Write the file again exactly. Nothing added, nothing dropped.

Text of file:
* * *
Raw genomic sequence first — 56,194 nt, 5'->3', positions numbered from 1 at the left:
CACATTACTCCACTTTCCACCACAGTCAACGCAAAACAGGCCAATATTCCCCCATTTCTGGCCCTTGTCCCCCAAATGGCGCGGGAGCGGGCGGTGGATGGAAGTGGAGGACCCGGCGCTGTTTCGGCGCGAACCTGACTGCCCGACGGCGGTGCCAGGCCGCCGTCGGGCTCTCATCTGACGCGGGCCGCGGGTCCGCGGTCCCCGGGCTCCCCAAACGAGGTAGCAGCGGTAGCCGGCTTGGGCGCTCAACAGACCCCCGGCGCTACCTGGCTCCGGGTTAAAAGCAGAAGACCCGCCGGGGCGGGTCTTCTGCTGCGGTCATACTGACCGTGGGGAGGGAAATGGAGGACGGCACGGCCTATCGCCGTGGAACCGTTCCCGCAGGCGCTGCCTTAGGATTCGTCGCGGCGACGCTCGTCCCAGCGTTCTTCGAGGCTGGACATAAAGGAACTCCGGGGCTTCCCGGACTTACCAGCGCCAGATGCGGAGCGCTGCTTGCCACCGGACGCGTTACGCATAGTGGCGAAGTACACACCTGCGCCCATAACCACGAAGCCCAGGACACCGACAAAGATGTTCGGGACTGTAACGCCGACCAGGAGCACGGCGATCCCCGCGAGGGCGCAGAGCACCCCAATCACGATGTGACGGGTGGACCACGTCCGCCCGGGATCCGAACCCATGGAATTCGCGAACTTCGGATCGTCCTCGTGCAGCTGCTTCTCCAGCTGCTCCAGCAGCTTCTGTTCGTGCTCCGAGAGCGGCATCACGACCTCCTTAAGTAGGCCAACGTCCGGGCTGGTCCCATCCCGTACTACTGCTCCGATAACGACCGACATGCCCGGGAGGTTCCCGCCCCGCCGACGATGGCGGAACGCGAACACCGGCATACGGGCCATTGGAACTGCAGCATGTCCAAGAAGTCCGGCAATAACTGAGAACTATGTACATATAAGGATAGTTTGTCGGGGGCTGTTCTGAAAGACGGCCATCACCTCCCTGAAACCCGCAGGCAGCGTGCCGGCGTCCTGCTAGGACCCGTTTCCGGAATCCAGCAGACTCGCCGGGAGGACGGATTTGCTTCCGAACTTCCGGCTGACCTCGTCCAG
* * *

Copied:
Raw genomic sequence first — 56,194 nt, 5'->3', positions numbered from 1 at the left:
CACATTACTCCACTTTCCACCACAGTCAACGCAAAACAGGCCAATATTCCCCCATTTCTGGCCCTTGTCCCCCAAATGGCGCGGGAGCGGGCGGTGGATGGAAGTGGAGGACCCGGCGCTGTTTCGGCGCGAACCTGACTGCCCGACGGCGGTGCCAGGCCGCCGTCGGGCTCTCATCTGACGCGGGCCGCGGGTCCGCGGTCCCCGGGCTCCCCAAACGAGGTAGCAGCGGTAGCCGGCTTGGGCGCTCAACAGACCCCCGGCGCTACCTGGCTCCGGGTTAAAAGCAGAAGACCCGCCGGGGCGGGTCTTCTGCTGCGGTCATACTGACCGTGGGGAGGGAAATGGAGGACGGCACGGCCTATCGCCGTGGAACCGTTCCCGCAGGCGCTGCCTTAGGATTCGTCGCGGCGACGCTCGTCCCAGCGTTCTTCGAGGCTGGACATAAAGGAACTCCGGGGCTTCCCGGACTTACCAGCGCCAGATGCGGAGCGCTGCTTGCCACCGGACGCGTTACGCATAGTGGCGAAGTACACACCTGCGCCCATAACCACGAAGCCCAGGACACCGACAAAGATGTTCGGGACTGTAACGCCGACCAGGAGCACGGCGATCCCCGCGAGGGCGCAGAGCACCCCAATCACGATGTGACGGGTGGACCACGTCCGCCCGGGATCCGAACCCATGGAATTCGCGAACTTCGGATCGTCCTCGTGCAGCTGCTTCTCCAGCTGCTCCAGCAGCTTCTGTTCGTGCTCCGAGAGCGGCATCACGACCTCCTTAAGTAGGCCAACGTCCGGGCTGGTCCCATCCCGTACTACTGCTCCGATAACGACCGACATGCCCGGGAGGTTCCCGCCCCGCCGACGATGGCGGAACGCGAACACCGGCATACGGGCCATTGGAACTGCAGCATGTCCAAGAAGTCCGGCAATAACTGAGAACTATGTACATATAAGGATAGTTTGTCGGGGGCTGTTCTGAAAGACGGCCATCACCTCCCTGAAACCCGCAGGCAGCGTGCCGGCGTCCTGCTAGGACCCGTTTCCGGAATCCAGCAGACTCGCCGGGAGGACGGATTTGCTTCCGAACTTCCGGCTGACCTCGTCCAG